Hickey v. ScottAnnotate this Case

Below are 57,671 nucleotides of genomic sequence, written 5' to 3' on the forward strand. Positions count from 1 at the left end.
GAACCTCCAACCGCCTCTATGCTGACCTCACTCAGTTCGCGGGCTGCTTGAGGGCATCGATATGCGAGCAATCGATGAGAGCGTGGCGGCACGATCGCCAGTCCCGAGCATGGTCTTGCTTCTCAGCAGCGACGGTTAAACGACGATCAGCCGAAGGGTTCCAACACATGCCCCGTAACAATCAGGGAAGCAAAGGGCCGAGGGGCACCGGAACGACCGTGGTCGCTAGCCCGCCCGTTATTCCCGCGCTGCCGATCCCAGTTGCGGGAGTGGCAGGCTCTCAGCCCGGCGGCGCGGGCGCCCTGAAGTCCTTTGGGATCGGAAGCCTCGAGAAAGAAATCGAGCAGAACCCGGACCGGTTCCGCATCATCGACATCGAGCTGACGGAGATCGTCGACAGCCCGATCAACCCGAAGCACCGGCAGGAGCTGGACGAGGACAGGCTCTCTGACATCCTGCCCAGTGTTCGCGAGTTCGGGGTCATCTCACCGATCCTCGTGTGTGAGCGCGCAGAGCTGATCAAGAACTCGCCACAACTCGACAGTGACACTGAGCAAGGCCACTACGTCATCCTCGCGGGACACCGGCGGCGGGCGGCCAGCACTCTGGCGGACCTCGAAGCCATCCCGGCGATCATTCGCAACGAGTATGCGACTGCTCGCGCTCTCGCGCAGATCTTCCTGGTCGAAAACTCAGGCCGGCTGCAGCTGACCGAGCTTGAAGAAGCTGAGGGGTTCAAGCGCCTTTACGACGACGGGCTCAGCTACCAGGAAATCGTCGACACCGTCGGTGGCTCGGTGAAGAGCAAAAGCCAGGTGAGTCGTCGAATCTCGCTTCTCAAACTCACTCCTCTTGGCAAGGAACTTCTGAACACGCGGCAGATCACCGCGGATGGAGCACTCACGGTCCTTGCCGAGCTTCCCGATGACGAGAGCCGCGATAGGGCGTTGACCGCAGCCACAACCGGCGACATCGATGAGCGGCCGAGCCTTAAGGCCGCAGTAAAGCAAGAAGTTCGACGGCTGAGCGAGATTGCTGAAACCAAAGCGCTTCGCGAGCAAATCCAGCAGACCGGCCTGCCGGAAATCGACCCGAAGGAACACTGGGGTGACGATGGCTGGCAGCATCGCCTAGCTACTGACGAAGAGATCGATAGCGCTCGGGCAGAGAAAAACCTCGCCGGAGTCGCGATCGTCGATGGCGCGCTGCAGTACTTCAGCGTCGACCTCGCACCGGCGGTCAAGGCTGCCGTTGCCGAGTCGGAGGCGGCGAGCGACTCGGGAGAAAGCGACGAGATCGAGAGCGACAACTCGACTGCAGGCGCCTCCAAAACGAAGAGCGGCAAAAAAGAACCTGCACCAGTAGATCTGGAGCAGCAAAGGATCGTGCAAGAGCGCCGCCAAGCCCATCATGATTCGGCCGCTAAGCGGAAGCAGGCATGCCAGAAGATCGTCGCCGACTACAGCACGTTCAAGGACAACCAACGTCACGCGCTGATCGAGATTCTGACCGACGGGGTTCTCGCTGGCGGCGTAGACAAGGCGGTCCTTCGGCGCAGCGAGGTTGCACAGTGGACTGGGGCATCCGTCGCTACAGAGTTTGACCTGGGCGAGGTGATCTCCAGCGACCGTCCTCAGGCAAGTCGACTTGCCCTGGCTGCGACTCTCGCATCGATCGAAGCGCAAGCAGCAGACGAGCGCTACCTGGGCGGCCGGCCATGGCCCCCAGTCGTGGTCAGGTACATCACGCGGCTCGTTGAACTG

In October 2019, defendants rented an apartment from plaintiff pursuant to a month-to-month tenancy rental agreement. The parties’ agreement required defendants to pay a $1,500 security deposit and $850 a month in rent. When defendants moved in, they personally paid $525 toward their October rent, and, a short time later, the Siletz Tribal Housing Department (STHD) paid plaintiff $1,500 on defendants’ behalf. No further payments were made. On December 17, 2019, plaintiff issued to defendants a written notice for nonpayment of rent and intent to terminate (“termination notice”). The notice stated that defendants owed $1,700 in unpaid rent: $850 for rent in October, and $850 for rent in November. Further, the notice advised defendants that the rental agreement would be terminated if not received by December 27, 2019, at 11:59 p.m. Defendants did not pay any amount, and plaintiff filed an FED action on December 30, 2019. At trial, defendants moved to dismiss the complaint, arguing that the overpayment by SHTD, coupled with the amount they personally paid at the start of the lease, still left defendants owing and unpaid. Furthermore, defendants argued plaintiff did not properly account for the amounts of money he received, and was not specific as to the actual amounts due in the notice. The trial court ultimately ruled in favor of plaintiff. The Oregon Supreme Court reversed, finding that ORS 90.394(3) required that a notice of termination for nonpayment of rent had to specify the correct amount due to cure the default. When the notice states an incorrect amount that is greater than the amount actually due, the notice is invalid, and any subsequent FED action relying on that notice is likewise invalid and requires dismissal. The Court reversed the contrary decisions of both the trial and appellate courts.